Julius Caesar was warned by soothsayers to "beware of the Ides of March". As you know, he was stabbed by Marcus Brutus on the Ides of March in 44 BC. Wikipedia tells us that the term "ides" was used for the 15th day of the months of March, May, July, and October. The Ides of March was a festive day dedicated to the god Mars, who, as god of war, was honored by a military parade.
In modern times, The Ides of March is celebrated every year by the Rome Hash House Harriers with a toga run in the streets of Rome, in the same place where Julius Caesar was killed. (People who run the Hash internationally don't usually dress up, but if you start your own kennel, you can make your own rules!)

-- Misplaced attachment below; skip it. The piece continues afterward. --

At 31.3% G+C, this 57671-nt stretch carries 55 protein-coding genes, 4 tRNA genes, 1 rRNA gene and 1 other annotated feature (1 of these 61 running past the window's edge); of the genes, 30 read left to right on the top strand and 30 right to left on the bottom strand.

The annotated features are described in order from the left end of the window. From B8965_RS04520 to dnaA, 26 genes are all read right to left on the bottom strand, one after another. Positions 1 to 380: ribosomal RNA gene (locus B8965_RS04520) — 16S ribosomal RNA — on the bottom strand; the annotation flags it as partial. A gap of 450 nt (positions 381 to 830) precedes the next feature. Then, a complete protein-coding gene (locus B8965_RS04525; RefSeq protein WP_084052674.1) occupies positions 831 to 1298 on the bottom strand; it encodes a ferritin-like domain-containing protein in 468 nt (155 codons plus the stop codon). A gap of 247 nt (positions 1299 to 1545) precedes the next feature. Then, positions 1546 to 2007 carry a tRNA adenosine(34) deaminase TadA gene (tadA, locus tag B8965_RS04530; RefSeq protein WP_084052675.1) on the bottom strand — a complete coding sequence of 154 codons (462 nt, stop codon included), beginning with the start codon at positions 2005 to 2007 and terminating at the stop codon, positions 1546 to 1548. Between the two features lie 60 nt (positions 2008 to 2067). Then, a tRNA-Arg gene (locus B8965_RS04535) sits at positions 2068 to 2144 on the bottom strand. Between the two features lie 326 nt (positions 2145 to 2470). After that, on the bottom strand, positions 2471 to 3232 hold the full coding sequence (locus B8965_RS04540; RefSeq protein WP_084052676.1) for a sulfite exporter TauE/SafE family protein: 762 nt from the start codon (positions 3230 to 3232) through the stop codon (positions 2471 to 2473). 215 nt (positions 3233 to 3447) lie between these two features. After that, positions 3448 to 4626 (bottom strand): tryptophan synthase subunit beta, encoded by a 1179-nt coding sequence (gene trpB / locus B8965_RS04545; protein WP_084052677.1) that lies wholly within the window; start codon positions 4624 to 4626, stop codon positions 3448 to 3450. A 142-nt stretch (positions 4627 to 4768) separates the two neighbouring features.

In the U.S., the Atlanta Chapter of the Dagorhir Battle Games Association hosts an annual spring event appropriately named "The Ides of March" on the weekend closest to theMarch 15th.
Check out the costumes we have that would rock either event by typing the word "Roman" into our search box. You'll notice an abundance of goddess costumes, which is also appropriate, since March 18th is Goddess of Fertility Day! If you are trying to avoid pregnancy, this is another reason to beware the Ides of March. But if you’re into it, you can pray and make offerings, or just dress up, as your favorite fertility goddess. Roman goddesses had Greek equivalents, so here's your cheat sheet:
Venus (Roman) = Aphrodite (Gr.) - Goddess of love, beauty, and sexual passion. Cybele (Roman) = Gaia (Gr.) - Earth-mother goddess. Juno (Roman) = Hera (Gr.) - Queen of the gods, married to Jupiter/Zeus. Diana (Roman) = Artemis (Gr.) - Although the goddess of chastity, it was said that she caused her mother no pain during delivery. Minerva (Roman) = Athena (Gr.) - Goddess of wisdom